April 8 (Bloomberg) -- Most people see Europe’s economic
crisis as a cautionary tale of good and bad policy making, in
which fiscally prudent countries, such as Germany, remain
stable, while reckless ones, such as Greece, unravel.
So ingrained is this idea that it’s now common to hear
analysts say Europe must become “German” to exit from the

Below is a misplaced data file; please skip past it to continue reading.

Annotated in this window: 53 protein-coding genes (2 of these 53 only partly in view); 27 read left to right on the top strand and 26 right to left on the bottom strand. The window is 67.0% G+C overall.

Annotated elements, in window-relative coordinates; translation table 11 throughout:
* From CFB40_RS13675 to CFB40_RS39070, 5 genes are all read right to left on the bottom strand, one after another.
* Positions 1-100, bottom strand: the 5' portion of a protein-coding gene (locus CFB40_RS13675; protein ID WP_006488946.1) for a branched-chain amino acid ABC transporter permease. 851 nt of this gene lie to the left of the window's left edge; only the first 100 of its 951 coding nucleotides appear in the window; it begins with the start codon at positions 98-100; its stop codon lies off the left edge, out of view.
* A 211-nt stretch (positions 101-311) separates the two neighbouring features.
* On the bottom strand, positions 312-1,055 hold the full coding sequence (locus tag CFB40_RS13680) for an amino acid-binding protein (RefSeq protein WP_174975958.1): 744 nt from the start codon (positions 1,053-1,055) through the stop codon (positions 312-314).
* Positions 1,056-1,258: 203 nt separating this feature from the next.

crisis, adopting Teutonic approaches to policy -- from fiscal
tightening to labor- and product-market reforms. If only
societies on Europe’s periphery can learn to do what the Germans
do, the argument goes, the European Union and its single
currency will have a stable future.